New Celestron Ultima DX 10X50 impression
Posted 23 March 2008 - 01:12 AM
First of all, the construction feels sturdy enough. I believe they would hold up in the field. Friction is nice and stiff for iinterpupillary adjustment (the way I like it, at least). They seem to hold their position well. Also, diopter adjustment is stiff, almost too stiff for me, especially for use with the thin, almost sharp (due to the stiffness) tabs that protrude from the adjuster. Focusing is smooth with a proper resistance, but herein lies my first fault with these binoculars, namely an undue amount of play in the mechanism. This is most annoying to me, making it difficult to reach optimmum focus when changing directions. I have overcome this by usually trying to reach optimum from one direction only. But this should not be necessary, of course.
Image quality is stunning to me as compared to what I have been using. I cannot compare these to higher quality binoculars since I do not have experience enough. But to those who are looking to upgrade from cheap optics and coatings I would recommend these, based solely on image quality. And the price is moderate. (I found these for one-third the list price).
Exit pupil appears to be 5mm, and aperature 50mm. I cannot speak for effective aperature or magnification.
Eye relief is too much. This is my single-most gripe with these binoculars. I wear eyeglasses, moderately thick ones, so the listed 19mm seemed to fit. I further thought that the listed specs may not live up to this (as in not accounting for the distance from the edge af the eyecup to the lens itself). I may have gotten the full 19mm from the eyecup to my eye, it seems. Whatever the number, the kidney bean/blackout effect is present. I must hold my eyes in a restricted area to reduce this effect with the eyecups fully down. Better viewing is found with the eyecups twisted up two to three mm inorder to still see the full field of view (or 90%). The effect is less distracting the further the eyecups are twisted out. Of course the field of view becomes less.
Apparent field of view should theoretically be about 65 degrees, and this appears to be the case when roughly viewing Orion's belt. I know this is not accurate, but it "feels" right.
The twist-up eyecups work well, although they are not click-stop (except at fully closed and fully open). That's ok. Theystay where I put them, but I must think about how far each one is in order for them to be equal. That's ok,too, since they are infinitel adjustable between stops.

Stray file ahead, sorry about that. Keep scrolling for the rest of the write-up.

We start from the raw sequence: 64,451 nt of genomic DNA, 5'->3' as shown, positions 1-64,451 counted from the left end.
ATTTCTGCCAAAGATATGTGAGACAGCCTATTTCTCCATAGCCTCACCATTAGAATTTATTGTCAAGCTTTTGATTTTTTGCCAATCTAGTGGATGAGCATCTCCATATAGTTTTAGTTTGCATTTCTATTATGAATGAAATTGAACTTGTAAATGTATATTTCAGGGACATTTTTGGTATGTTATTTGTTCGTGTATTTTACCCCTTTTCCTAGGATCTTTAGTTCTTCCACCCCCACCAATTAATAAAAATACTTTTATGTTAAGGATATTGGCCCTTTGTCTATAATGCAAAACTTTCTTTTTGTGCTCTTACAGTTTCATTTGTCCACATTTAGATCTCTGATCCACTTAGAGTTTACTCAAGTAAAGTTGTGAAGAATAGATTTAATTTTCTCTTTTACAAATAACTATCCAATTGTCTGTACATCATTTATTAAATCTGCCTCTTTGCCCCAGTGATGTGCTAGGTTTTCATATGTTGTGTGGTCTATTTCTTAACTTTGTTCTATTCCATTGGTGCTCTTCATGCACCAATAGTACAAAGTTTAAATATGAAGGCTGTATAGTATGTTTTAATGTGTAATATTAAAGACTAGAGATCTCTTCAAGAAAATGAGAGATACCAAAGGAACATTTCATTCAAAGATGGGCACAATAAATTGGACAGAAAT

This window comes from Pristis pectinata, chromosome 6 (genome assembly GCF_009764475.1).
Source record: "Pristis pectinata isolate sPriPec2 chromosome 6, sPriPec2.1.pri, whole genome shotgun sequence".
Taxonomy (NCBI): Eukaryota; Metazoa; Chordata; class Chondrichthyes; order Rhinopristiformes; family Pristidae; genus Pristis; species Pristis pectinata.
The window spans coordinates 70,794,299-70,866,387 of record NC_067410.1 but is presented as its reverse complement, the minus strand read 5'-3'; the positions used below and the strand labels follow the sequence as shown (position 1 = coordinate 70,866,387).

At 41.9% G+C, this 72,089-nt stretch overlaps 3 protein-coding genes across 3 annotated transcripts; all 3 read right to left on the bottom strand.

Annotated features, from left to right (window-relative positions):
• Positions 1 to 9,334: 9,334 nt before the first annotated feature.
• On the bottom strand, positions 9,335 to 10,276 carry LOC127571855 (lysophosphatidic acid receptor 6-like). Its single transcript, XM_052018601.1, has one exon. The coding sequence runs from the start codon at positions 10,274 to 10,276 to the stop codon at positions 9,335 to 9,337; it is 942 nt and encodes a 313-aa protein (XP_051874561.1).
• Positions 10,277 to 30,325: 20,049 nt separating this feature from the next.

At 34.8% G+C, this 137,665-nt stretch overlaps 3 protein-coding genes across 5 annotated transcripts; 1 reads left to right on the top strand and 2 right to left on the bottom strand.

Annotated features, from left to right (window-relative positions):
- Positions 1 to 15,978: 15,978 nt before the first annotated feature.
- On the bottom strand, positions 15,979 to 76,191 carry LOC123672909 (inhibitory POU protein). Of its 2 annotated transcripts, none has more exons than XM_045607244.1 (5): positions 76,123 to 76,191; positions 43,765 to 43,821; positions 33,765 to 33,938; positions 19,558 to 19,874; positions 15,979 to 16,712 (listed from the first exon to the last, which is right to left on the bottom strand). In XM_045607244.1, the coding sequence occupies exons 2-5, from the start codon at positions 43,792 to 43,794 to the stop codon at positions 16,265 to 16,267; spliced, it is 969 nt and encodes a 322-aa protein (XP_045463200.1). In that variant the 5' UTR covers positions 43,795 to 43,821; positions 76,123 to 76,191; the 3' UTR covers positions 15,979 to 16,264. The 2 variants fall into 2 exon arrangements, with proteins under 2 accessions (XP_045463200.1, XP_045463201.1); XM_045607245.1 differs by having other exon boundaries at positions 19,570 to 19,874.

So, overall, actually a very nice pair. They are a little bulky, not bad. For me it's the blackout that bothers me most.
I'm sure someone else could do a better job of reporting than I, but I just wanted to give my two-cents.
Posted 24 March 2008 - 12:56 AM
Thanks for your review. Questions about the new DX series come up here from time to time, and until now, nobody had a clue. There have been the usual rumors that because the previous model was made in Japan and the DX is made in China, it must of course be a disaster that will probably fall apart in your hands the first time you use it!
I have and old-style 10x50 Ultima, and the eye relief is a bit excessive on it, too. But it's field of view is only 50 degrees, and there is no problem with blackout. 50 degrees can feel quite spacious if the sharp "sweet spot" is large. Mine is very sharp and contrasty in the center, but the edge corrections are not so good, and the feeling is claustrophobic. I bet the blackout effect in yours goes away if you use it at night to look at the stars, that's usually the way it goes as it depends on the eye pupil's opening. It sounds like raising the eye cups is a workable solution. The focus on mine has no play, but won't stay put with any pressure on the eye sockets. Your observation that the optics are obviously better than a cheapie is very good news. I wonder if the backlashy focuser is just a bad unit and might warrant replacement?
Posted 27 March 2008 - 03:02 PM
I had almost quit looking at this post, thinking no one would reply. Just saw yours today.
No, the blackout is still noticeable out in the dark, too. But I don't have a very dark sky. Twisting the cups out does help, but then I,m missing part of the field of view. Funny, I have a pair of $30 Tasco 7x35s that have the most comfortable view of anything I've ever seen. No blackout whatsoever. They're even more comfortable than some $1000 binocs I looked through recently. They have a theoretical 56-degree afov and probably about what seems to be 5mm of eye relief. I'm probably seeing only 40 degrees with my glasses on, but I use them alot because they're so comfortable.
I forgot to mention that the Ultimas, like the ones you mentioned, are not tack-sharp to the edge. And I think that resolution could be better as well as collimation. It may just be that these are not perfectly collimated.
I could send them back, I guess...maybe. I only paid $81 for them, brand new (not from Celestron--list is $247, and I've seen them elsewhere for $159 usually). I think they were from the gray market. Although that's perfectly legal, I'll just bet it will be a real pain to return them and get them back, or get a refund. Besides, even if I try to, my wife will roll and roll her eyes at me. Why do they do that when you're analyzing something, saying, "You're never satisfied with anything"? Ever hear that?
Anyway, I'll just keep them and try to learn some more before I buy another pair. Thanks so much for replying to this post.
Posted 08 May 2008 - 01:48 PM
The title of the thread was "Celestron Ultima DX 10x50 big disappointment".
Posted 08 May 2008 - 05:17 PM
Posted 09 May 2008 - 12:15 AM
Thought you'd died for sure. Or gone blind at least.